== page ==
Tuesday was a big day for Facebook (FB) as 13F filings showed hedge fund heavyweights Moore Capital, George Soros, Steven A. Cohen's SAC
Capital and Tiger Management took positions ranging from 15,000 shares to 2 million shares.
Apparently, none of these presumably savvy investors were dissuaded by the coming lockup expiration that ultimately could bring nearly 2 billion additional shares onto the market between now and next May. Given Facebook issued 'just' 421 million shares at its ill-fated IPO in May, the potential for that huge new supply of stock is reason for caution, says one of the more bullish sell-side analysts who follow the stock.
Ken Sena, managing director at Evercore Partners, has a $34 price target on Facebook, citing its long-term potential to unlock the trove of data it has on its roughly 1 billion users. At about $4 per user, advertisers are currently paying Facebook a much lower rate than the $30 per user Google (GOOG) receives.
Sena believes that spread will narrow and is "fairly bullish" Facebook will, over time, be able to unlock the value of that data.
Still, he thinks the stock "goes lower before it goes higher," largely because of the lockup expiration, which begins Thursday when insiders are able to sell up to 271 million shares. Subsequent expirations in October, November and December will allow CEO Mark Zuckerberg and other Facebook employees to sell more than 1.2 billion shares. The final lockup expires next May, when late-stage investors affiliated with Russian billionaire Yuri Milner, DST Global and Mail.ru Group Inc. get a chance to cash out.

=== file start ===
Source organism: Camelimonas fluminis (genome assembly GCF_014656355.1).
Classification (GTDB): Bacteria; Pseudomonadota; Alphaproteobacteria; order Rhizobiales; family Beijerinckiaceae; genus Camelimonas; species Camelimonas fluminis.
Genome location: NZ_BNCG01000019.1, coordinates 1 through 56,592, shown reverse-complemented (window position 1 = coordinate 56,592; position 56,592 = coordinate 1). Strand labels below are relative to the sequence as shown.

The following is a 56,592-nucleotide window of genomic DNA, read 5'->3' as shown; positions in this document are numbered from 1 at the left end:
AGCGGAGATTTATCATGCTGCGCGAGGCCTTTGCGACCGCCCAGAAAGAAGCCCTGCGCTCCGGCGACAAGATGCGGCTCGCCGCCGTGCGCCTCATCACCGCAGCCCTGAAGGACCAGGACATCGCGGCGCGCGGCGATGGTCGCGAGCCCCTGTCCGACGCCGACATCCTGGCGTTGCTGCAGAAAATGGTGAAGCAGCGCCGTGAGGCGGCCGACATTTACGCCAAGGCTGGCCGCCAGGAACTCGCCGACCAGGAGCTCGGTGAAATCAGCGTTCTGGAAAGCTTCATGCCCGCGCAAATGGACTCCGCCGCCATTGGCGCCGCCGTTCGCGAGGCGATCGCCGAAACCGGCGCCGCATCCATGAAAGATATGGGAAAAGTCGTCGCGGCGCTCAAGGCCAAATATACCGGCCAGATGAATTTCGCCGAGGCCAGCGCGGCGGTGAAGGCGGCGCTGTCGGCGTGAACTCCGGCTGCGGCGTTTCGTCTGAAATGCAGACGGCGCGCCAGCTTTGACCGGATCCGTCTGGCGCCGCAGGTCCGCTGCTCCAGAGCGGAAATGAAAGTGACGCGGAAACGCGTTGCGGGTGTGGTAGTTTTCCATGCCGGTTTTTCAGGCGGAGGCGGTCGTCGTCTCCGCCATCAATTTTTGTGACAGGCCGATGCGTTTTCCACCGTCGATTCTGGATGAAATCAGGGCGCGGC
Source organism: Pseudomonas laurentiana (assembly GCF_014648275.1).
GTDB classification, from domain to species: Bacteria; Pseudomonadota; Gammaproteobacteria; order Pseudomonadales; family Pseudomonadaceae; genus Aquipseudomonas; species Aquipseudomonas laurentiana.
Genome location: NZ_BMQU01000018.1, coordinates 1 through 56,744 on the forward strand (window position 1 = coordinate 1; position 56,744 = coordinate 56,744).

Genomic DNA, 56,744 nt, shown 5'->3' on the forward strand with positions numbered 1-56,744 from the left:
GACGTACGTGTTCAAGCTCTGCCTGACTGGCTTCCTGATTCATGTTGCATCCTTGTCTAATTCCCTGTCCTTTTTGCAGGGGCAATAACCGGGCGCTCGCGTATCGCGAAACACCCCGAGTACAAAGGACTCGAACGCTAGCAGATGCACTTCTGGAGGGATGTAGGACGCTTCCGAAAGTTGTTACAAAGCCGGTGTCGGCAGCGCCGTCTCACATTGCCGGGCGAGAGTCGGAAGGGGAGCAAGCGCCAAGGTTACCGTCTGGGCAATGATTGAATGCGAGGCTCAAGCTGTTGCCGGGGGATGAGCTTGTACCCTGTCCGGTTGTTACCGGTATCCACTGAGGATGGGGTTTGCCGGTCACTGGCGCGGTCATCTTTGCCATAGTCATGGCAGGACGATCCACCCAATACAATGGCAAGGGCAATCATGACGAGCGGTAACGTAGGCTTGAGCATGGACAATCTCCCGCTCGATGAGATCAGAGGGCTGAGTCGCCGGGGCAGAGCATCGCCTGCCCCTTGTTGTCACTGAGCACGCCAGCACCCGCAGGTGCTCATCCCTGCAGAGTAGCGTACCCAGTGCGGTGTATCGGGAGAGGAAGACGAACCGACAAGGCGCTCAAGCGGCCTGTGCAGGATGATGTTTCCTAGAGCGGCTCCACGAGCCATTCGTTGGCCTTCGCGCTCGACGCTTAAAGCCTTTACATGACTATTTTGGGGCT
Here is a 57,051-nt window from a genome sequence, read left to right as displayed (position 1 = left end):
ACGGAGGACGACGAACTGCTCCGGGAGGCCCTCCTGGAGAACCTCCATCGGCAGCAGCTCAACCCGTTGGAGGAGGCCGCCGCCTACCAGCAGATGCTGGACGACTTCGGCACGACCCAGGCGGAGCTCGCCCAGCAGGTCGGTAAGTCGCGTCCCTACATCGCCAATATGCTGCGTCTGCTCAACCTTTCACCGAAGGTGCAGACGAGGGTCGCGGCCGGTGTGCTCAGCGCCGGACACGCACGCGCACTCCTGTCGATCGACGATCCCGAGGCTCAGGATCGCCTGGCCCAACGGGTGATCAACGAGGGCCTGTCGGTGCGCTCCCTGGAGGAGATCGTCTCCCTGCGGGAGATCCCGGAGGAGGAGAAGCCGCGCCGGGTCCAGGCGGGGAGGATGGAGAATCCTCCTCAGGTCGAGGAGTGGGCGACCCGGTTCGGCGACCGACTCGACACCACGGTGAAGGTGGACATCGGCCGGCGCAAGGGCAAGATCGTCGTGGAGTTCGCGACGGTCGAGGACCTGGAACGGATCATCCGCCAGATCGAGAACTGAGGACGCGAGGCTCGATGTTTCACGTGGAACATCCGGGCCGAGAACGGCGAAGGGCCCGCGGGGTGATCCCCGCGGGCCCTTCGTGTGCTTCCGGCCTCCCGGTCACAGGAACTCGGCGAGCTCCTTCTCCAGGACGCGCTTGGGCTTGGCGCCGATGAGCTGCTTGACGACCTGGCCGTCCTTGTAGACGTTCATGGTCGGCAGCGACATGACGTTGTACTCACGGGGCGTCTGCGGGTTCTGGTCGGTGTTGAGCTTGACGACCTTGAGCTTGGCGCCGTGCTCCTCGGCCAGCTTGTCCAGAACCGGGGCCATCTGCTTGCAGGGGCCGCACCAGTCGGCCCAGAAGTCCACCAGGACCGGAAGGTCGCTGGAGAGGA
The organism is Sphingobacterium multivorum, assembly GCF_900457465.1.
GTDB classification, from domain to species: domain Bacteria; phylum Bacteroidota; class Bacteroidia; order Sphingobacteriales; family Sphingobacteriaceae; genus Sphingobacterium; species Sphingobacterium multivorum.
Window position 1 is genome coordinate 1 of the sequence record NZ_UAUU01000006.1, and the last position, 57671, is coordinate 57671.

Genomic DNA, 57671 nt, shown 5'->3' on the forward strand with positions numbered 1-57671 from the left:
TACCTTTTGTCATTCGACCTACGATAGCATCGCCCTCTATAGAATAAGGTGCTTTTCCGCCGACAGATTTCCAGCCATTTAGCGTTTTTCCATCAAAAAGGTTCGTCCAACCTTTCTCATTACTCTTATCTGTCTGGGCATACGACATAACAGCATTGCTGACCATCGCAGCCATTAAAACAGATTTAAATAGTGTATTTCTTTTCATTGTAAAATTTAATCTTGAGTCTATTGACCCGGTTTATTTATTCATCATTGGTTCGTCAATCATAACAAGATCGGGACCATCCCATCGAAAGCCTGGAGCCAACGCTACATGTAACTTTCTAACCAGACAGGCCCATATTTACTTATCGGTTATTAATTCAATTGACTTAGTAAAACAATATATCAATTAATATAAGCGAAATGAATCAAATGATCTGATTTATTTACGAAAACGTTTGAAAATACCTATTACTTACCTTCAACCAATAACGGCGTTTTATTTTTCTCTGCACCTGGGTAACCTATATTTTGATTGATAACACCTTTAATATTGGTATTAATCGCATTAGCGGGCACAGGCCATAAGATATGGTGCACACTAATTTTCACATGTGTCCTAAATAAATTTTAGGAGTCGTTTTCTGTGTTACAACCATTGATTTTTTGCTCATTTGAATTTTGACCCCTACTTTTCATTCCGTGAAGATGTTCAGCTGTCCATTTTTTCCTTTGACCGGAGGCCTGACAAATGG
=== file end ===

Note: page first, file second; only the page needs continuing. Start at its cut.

The potential silver lining here is that this lockup expiration is widely know and thus already "priced in" the stock.
Sena believes that's likely but "it's still probably safe…to wait until you see some of that supply hit the market and see what kind of demand is there on the other end given there are certain fundamental challenges the company is facing right now."
Beyond the sheer supply of stock is the fact that many of the pre-public Facebook investors, such as Fidelity and T. Rowe Price, were also early investors in Zynga (ZNGA) and Groupon (GRPN), whose post-IPO performances have been even worse than Facebook's. (See: 5 Best, Worst IPOs of Past Year: Groupon Slumps, Michael Kors Soars)
"For owners who didn't distribute on Groupon or Zynga because the price was too low, they're sitting back now and regretting it," he says. "Even if you have that long-term view [of Facebook] and think the value is there...if you believe everyone around you is going to be selling it and your value is going to go lower, you're likely going to want to sell it too."
But again, he's a long-term bull and some savvy investors have been buying the stock ahead of expiration, a rare bit of good news for suffering Facebook shareholders.